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Title: Understanding Google : search engines and the changing nature of access, thought and knowledge within a global context
Author: Graham, Richard Norroy
Awarding Body: University of Exeter
Current Institution: University of Exeter
Date of Award: 2017
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This thesis explores the impact of Google’s search engine within contemporary digital culture. Search engines have been studied in various disciplines, for example information retrieval, computer science, law, and new media, yet much of this work remains fixed within disciplinary boundaries. The approach of this thesis is to draw on work from a number of areas in order to link a technical understanding of how search engines function with a wider cultural and philosophical context. In particular, this thesis draws on critical theory in order to attend to the convergence of language, programming, and culture on a global scale. The chapter outline is as follows. Chapter one compares search engine queries to traditional questions. The chapter draws from information retrieval research to provide a technical framework that is brought into contact with philosophy and critical theory, including Plato and Hans-Georg Gadamer. Chapter two investigates search engines as memory aids, deploying a history of memory and exploring practices within oral cultures and mnemonic techniques such as the Ars Memoria. This places search engines within a longer historical context, while drawing on contemporary insights from the philosophy and science of cognition. Chapter three addresses Google’s Autocomplete functionality and chapter four explores the contextual nature of results in order to highlight how different characteristics of users are used to personalise access to the web. These chapters address Google’s role within a global context and the implications for identity and community online. Finally, chapter five explores how Google’s method of generating revenue, through advertising, has a social impact on the web as a whole, particularly when considered through the lens of contemporary Post-Fordist accounts of capitalism. Throughout, this thesis develops a framework for attending to algorithmic cultures and outlines the specific influence that Google has had on the web and continues to have at a global scale.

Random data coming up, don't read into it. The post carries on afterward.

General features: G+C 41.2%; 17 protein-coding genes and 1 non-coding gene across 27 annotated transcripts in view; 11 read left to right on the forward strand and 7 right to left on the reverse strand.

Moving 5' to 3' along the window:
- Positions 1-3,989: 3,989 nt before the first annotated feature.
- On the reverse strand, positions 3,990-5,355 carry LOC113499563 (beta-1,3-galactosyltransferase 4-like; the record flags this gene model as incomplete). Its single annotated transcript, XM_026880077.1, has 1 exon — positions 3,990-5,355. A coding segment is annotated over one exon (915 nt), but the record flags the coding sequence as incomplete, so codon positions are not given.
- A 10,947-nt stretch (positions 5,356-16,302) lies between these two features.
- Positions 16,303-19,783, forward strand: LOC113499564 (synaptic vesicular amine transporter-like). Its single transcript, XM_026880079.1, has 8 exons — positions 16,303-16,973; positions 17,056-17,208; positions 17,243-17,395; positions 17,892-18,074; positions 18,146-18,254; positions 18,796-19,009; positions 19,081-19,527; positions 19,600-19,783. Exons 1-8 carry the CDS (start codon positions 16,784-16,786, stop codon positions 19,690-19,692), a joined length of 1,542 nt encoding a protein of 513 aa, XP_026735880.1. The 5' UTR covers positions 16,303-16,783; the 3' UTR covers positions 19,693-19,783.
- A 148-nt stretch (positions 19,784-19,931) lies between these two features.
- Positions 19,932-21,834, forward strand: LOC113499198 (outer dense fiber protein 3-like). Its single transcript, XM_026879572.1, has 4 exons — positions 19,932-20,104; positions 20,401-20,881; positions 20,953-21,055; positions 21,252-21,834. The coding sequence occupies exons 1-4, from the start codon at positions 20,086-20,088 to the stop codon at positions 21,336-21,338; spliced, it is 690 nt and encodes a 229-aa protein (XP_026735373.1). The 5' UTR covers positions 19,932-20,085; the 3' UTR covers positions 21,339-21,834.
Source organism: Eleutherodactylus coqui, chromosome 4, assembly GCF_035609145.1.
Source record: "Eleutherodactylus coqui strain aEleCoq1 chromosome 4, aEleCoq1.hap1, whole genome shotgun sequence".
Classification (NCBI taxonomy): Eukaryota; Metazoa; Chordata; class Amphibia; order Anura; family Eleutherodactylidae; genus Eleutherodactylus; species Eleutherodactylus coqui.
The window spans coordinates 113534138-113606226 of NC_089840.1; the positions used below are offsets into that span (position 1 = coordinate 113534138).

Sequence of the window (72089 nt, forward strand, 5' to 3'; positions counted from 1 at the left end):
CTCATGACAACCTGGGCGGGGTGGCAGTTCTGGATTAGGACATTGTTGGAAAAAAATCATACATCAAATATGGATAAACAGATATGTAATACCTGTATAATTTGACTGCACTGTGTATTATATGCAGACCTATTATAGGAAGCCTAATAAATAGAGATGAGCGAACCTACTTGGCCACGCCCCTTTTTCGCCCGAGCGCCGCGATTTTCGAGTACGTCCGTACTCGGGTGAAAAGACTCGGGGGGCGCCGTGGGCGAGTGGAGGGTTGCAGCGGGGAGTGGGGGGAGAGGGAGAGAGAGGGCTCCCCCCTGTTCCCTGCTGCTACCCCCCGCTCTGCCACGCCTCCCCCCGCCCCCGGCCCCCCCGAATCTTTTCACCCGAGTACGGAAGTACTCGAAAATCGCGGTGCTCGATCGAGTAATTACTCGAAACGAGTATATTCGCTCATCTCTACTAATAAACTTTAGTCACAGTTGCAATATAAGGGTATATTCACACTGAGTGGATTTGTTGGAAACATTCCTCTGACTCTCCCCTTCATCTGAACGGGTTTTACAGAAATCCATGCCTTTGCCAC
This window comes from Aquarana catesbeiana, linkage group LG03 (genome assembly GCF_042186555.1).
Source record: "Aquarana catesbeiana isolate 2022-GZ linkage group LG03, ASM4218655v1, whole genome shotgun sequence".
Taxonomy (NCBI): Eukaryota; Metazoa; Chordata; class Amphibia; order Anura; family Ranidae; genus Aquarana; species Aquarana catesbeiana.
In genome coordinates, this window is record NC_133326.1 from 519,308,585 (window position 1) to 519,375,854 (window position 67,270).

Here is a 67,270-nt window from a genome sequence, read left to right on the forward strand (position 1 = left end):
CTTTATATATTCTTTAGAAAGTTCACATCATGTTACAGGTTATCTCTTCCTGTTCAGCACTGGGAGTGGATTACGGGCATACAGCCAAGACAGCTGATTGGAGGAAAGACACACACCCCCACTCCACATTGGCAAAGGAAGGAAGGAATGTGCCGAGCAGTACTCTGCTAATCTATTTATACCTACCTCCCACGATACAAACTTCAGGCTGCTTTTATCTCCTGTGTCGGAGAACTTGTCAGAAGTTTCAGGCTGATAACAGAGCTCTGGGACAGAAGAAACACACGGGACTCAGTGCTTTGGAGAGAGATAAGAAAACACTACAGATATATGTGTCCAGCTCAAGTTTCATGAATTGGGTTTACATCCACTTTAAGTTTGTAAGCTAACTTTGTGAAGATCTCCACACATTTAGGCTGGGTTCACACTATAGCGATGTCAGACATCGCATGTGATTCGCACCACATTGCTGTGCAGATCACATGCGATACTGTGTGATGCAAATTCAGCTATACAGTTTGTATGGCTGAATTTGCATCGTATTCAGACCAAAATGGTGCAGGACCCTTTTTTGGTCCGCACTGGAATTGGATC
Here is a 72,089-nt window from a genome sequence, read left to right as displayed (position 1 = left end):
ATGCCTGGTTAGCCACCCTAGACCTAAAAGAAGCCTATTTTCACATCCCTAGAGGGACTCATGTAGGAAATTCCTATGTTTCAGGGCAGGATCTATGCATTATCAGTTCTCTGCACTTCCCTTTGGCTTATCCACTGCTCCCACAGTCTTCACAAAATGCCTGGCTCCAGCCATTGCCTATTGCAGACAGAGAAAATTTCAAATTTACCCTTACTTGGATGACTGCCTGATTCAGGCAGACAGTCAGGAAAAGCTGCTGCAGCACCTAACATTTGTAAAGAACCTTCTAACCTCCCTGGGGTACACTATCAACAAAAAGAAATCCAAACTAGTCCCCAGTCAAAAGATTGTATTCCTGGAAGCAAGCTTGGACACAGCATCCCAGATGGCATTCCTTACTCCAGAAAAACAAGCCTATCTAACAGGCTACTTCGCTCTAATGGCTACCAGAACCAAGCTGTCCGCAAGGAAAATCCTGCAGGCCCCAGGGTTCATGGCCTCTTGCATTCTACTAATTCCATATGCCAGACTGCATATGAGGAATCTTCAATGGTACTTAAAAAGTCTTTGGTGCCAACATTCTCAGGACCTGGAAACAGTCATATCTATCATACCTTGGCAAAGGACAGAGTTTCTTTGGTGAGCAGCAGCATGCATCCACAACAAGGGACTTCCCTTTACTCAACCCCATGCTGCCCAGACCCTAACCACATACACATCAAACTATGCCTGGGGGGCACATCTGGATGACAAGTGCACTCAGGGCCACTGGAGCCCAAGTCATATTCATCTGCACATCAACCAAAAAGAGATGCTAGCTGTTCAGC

Supervisor: Gagnier, Regenia ; Salisbury, Laura Sponsor: Arts and Humanities Research Council
Qualification Name: Thesis (Ph.D.) Qualification Level: Doctoral
EThOS ID:  DOI: Not available
Keywords: Digital Culture ; Search Engine Studies ; Cultural Criticism ; Contemporary Literature ; Critical Theory ; Google ; Software Studies ; Complex Networks ; Media Studies ; Cultural Studies ; Language and Linguistics ; Platform Studies ; Algorithmic Cultures ; World Wide Web Studies ; Internet Studies ; Philosophy of Computing